When I talked to Brian Miller, co-owner of Jacksonville’s first craft brewery, Bold City Brewing Company a few months ago about the just-opened downtown brewery and tap room, he told me that his vision was to rotate his brewers through the smaller brewery and let them exercise their creativity. This weekend we will get to reap the fruits of Jeremy Baker’s, one of the Bold City brewers, labors.
Beginning at 11:00 a.m. Friday, May 26, Baker’s first brew — The George and the Dragon Oatmeal Stout — will be on tap. Then at 2:00 p.m., The Jam ESB will become available and finally, at 5:00 p.m., The Pryed of Frank and Stein Rye IPA will flow.
Inspiration for the new brews lean heavily towards Baker’s British roots. The name for his stout is drawn from visits to family in England as he grew up.
“The legal drinking age is lower there,” Baker said in an email from Bold City. “So the first time I could legitimately drink a beer at a bar was just down the hill from my Grandparent’s house. The pub was named The George and the Dragon and George.
The combination of that early drinking experience and the fact that his grandfather’s name is George provided the inspiration for his rich, chocolate forward oatmeal stout. IN keeping with the U.K. theme of the beer, Baker utilized British Phoenix hops in this 5% ABV work of art.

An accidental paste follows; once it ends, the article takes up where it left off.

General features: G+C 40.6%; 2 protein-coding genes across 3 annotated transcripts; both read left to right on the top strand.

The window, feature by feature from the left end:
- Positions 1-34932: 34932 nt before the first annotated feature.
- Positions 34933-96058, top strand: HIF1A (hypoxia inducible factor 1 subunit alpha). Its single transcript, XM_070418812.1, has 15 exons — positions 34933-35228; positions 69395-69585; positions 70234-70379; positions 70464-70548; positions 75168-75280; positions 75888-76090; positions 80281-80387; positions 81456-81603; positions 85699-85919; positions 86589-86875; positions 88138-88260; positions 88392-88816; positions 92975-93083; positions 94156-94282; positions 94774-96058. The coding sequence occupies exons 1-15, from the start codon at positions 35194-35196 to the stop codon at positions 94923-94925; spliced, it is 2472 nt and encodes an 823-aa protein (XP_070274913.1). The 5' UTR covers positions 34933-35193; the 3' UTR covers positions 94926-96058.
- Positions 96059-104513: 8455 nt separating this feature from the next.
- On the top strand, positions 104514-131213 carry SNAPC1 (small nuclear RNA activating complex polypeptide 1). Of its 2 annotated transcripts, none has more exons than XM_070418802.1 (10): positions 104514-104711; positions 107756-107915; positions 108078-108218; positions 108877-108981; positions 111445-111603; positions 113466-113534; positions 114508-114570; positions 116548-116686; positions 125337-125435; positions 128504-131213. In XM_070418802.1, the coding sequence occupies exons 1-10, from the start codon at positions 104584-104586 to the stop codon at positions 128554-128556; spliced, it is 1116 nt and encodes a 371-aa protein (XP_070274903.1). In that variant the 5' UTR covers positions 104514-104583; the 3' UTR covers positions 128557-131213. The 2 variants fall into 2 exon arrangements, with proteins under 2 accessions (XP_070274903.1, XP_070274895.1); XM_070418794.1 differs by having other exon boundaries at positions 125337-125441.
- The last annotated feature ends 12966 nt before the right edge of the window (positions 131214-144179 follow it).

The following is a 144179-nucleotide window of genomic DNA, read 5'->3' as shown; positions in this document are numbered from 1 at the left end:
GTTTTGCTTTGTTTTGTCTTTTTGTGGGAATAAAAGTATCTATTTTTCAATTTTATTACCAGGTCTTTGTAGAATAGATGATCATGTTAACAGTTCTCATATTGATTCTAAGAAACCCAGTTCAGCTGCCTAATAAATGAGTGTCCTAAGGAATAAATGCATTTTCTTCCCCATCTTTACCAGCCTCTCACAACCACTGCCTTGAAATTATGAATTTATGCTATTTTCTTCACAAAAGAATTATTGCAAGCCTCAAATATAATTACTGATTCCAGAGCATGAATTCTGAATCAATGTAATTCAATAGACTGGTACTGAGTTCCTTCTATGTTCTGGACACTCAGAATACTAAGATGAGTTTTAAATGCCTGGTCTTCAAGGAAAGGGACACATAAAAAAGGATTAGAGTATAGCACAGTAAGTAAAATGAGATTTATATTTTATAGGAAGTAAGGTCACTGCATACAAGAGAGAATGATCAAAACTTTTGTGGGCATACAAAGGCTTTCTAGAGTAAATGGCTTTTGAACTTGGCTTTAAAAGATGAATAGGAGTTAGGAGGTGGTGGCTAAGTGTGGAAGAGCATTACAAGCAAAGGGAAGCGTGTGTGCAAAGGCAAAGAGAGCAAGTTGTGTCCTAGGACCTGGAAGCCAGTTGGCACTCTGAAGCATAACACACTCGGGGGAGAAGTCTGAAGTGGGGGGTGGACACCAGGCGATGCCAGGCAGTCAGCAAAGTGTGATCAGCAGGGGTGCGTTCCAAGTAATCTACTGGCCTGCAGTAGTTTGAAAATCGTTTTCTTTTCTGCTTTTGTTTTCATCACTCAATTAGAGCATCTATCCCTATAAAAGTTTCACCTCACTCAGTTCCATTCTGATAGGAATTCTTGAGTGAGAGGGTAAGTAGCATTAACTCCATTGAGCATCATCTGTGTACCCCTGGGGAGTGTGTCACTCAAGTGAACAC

For his 5.5% ABV The Jam ESB, Baker again turned to his British heritage by trying to create a traditional Engish-style pale ale. In this brew he balanced English two-row, mild malts and a touch of crystal/caramel malts with a variety English of hops.
“My goal with this one was to emulate what you would get if you were in an English pub and asked for a pint of bitter,” Baker explained. “This is one of the first styles of beer I fell in love with as a young man.”
The Pryed of Frank and Stein, Baker’s third beer to be released is an English-style IPA brewed with rye that clocks in at 7% ABV and has an American twist — he aggressively hopped the brew with a combination of spicy and earthy hops from the U.S. and Europe. Perhaps most interesting is the highlighted use of experimental hop, HBC 682 said to have a mild and pleasant aroma with herbal, floral and spicy characteristics. In addition, both English and American pale malts were sourced along with distinctive rye malt.
“The ingredients came from all over,” Baker said. “To create a Frankenstein of a beer.”
With Jazz Fest and the opening of Daily’s Place downtown this weekend, you may want to get to Bold City early to stake out a place and try all three of these new additions to the Bold City line up.